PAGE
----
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Chicago-based 37signals (www.37signals.com) is a team of web design and usability specialists dedicated to simple, and usable, customer-focused design. 37signals popularized the concept of contingency/defensive design in various articles and white papers and via the web site DesignNotFound.com. The team also has conducted workshops and presentations on the topic for a variety of conferences and companies.
37signals clients include Microsoft, Qwest, Monster.com, Clear Channel, Panera Bread, Meetup, Performance Bike, and Transportation.com. Work has been featured in the New York Times, Sports Illustrated, Washington Post, on CNN, and in numerous other publications. Team members have appeared as featured speakers at AIGA Risk/Reward, Activ8, South By Southwest, HOW Design Conference, ForUse, and other conferences. Additional information can be found at www.37signals.com.This book is authored by Matthew Linderman with Jason Fried. Other members of the 37signals team include Ryan Singer and Scott Upton.
It's a little old and dated with examples from mid 00's but the basis of the info still rings true.Published 5 months ago by nate caruso
Sensible book that I can use to fill in error messages and plan error behavior when I am out of ideas. It's by my desk at work in case of emergencies.Published on July 4, 2013 by Kincaid
Defensive Design for the Web was written in 2004, but design issues described in this book are still relevant. Read morePublished on May 16, 2013 by laug
As a former marketing consultant and current Internet marketing manager who does a lot of web site work, I can definitely say that this is a book that every web designer should... Read morePublished on September 21, 2012 by Mark Harmon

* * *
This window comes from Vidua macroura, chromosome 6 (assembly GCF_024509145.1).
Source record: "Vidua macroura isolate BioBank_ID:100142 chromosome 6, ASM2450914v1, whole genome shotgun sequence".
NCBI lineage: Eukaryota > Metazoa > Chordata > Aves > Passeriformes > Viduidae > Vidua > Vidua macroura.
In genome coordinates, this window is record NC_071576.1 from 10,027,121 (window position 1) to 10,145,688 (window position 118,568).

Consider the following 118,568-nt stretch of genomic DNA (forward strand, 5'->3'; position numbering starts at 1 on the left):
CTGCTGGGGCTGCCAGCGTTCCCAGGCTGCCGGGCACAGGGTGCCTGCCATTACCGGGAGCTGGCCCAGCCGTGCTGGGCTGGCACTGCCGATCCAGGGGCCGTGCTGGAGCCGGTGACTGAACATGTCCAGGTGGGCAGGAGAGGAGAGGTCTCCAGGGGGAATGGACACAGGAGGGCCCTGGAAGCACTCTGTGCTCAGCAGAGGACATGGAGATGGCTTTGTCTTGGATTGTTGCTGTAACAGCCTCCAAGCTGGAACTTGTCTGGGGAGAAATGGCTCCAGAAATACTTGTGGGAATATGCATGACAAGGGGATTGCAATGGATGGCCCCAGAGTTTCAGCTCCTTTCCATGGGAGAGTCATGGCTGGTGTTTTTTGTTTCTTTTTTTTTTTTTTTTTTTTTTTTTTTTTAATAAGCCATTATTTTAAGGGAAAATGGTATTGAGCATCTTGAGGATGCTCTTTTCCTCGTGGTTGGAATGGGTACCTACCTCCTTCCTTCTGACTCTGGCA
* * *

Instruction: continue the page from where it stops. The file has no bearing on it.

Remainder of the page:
You won't learn any in-depth technical knowledge from this book. Instead you will be exposed to everyday common sense - something that is rarer than gold and so obvious that it is... Read morePublished on August 19, 2011 by dogoferis
All of these guidelines seem so simple to follow and I can see how these would really have a positive impact on customer experience. Read morePublished on September 21, 2010 by eugenebinx
Software development is much too often considered a technical issue. This book takes the perspective of the user. Read morePublished on April 14, 2010 by Erik Deboutte
Some reviewers said that the book was too shallow, too wordy and focused on well-known problems. If book content is so obvious, why do we so often forget about it? Read morePublished on April 23, 2009 by Robert Drózd
This book is basically a comparison of good & bad designs as related to the topics in the subtitle. There is not much depth to any of the examples so it feels like this is the... Read morePublished on May 11, 2008 by bekalekah